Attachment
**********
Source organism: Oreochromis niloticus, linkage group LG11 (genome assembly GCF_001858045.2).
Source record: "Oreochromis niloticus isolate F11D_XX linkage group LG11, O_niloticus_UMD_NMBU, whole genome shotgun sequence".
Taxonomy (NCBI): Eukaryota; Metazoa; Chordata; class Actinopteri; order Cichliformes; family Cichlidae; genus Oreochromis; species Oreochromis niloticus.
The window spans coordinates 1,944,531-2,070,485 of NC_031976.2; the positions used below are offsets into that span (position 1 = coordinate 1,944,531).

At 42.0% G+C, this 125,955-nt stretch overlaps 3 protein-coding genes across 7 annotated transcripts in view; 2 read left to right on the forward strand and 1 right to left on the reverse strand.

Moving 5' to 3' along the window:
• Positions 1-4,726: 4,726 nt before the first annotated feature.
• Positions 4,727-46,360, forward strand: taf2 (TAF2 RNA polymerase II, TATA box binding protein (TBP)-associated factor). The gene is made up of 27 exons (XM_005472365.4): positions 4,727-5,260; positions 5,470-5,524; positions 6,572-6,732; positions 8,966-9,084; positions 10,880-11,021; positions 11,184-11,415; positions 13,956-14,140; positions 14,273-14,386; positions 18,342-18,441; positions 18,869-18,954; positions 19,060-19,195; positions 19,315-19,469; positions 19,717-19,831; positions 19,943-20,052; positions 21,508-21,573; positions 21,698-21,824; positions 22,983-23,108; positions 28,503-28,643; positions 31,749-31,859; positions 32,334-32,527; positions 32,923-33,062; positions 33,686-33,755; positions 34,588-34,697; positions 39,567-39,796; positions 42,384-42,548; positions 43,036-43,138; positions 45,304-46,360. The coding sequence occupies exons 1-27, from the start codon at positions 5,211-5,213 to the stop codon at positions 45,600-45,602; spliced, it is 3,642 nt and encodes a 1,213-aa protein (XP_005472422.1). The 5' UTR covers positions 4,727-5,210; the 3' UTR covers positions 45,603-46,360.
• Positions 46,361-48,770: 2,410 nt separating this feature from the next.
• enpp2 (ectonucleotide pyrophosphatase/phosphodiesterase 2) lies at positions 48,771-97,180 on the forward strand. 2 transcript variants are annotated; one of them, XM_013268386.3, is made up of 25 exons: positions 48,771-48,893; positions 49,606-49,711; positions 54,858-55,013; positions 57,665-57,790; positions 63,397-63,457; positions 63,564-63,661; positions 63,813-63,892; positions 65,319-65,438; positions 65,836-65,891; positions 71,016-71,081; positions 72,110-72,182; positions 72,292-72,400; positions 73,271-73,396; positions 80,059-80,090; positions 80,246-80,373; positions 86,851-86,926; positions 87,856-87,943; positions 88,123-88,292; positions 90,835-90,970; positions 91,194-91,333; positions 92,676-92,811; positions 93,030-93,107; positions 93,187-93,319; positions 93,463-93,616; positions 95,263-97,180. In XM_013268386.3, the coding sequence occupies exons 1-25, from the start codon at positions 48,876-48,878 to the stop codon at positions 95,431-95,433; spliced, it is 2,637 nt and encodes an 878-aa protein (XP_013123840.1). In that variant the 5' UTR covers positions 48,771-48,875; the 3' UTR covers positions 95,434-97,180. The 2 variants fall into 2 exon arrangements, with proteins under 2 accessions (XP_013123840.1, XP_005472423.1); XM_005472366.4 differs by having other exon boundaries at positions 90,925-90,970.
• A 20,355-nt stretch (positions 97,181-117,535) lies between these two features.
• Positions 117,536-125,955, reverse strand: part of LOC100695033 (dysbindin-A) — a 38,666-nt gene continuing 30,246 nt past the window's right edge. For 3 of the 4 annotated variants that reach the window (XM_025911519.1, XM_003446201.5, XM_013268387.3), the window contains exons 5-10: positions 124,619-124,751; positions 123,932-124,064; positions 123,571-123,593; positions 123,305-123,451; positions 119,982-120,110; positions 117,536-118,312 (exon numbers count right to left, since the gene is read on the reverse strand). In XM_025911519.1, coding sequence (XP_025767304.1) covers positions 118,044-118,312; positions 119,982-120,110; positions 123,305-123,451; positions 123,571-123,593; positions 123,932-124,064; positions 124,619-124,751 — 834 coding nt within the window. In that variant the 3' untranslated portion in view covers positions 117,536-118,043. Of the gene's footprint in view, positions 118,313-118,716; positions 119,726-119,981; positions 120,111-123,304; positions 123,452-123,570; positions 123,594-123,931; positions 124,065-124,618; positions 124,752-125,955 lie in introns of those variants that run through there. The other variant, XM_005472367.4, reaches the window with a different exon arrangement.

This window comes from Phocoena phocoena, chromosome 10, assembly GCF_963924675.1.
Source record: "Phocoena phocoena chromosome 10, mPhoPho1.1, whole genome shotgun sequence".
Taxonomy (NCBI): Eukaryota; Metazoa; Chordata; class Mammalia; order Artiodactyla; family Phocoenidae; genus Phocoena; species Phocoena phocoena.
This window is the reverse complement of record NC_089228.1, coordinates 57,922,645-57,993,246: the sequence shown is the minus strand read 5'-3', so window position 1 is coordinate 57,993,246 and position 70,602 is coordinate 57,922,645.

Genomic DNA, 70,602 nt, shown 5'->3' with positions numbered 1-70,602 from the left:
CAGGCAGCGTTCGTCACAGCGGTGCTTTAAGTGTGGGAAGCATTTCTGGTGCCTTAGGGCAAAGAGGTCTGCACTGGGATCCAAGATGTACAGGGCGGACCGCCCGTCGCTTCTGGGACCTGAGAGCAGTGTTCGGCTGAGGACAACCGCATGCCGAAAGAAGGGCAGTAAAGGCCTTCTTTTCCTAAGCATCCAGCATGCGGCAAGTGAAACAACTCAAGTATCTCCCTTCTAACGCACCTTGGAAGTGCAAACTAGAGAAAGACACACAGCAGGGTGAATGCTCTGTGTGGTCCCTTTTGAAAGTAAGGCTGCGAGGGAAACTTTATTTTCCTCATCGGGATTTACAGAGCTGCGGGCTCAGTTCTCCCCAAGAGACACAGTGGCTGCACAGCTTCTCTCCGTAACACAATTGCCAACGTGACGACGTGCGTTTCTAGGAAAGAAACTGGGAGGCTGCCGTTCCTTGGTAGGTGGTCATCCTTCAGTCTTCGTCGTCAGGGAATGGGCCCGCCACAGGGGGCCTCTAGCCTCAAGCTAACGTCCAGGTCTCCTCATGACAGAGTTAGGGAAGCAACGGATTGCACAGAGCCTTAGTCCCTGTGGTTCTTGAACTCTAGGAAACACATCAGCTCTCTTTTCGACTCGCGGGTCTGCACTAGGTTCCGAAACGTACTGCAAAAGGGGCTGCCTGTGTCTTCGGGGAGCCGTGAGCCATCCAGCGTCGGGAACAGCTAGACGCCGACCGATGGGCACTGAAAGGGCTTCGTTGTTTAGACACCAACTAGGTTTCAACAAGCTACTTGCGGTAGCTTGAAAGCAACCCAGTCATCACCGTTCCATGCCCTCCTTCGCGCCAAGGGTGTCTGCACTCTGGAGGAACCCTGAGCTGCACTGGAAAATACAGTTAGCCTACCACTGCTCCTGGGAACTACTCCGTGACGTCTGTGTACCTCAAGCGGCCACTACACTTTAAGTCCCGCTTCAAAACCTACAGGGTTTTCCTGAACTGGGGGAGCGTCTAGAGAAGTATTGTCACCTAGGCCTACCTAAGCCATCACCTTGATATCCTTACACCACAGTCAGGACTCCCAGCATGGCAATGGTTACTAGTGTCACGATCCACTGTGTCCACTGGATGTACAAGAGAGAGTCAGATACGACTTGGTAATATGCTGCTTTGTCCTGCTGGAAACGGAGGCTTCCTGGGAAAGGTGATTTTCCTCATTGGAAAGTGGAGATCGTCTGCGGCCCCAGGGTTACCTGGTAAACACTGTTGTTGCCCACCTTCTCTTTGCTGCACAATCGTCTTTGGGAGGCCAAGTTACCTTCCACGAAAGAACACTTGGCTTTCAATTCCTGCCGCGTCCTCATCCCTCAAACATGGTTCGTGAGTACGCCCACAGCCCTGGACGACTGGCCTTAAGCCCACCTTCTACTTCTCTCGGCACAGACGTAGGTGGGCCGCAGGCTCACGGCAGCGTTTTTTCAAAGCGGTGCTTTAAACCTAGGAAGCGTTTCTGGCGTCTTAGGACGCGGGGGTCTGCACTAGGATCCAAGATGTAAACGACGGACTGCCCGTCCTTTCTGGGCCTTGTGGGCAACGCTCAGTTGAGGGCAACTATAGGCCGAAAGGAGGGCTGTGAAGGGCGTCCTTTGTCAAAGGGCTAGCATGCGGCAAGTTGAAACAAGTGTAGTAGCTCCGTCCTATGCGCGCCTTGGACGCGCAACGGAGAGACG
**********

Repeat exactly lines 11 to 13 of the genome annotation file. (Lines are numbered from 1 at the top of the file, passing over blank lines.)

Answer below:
• A 20,355-nt stretch (positions 97,181-117,535) lies between these two features.
• Positions 117,536-125,955, reverse strand: part of LOC100695033 (dysbindin-A) — a 38,666-nt gene continuing 30,246 nt past the window's right edge. For 3 of the 4 annotated variants that reach the window (XM_025911519.1, XM_003446201.5, XM_013268387.3), the window contains exons 5-10: positions 124,619-124,751; positions 123,932-124,064; positions 123,571-123,593; positions 123,305-123,451; positions 119,982-120,110; positions 117,536-118,312 (exon numbers count right to left, since the gene is read on the reverse strand). In XM_025911519.1, coding sequence (XP_025767304.1) covers positions 118,044-118,312; positions 119,982-120,110; positions 123,305-123,451; positions 123,571-123,593; positions 123,932-124,064; positions 124,619-124,751 — 834 coding nt within the window. In that variant the 3' untranslated portion in view covers positions 117,536-118,043. Of the gene's footprint in view, positions 118,313-118,716; positions 119,726-119,981; positions 120,111-123,304; positions 123,452-123,570; positions 123,594-123,931; positions 124,065-124,618; positions 124,752-125,955 lie in introns of those variants that run through there. The other variant, XM_005472367.4, reaches the window with a different exon arrangement.

This window comes from Phocoena phocoena, chromosome 10, assembly GCF_963924675.1.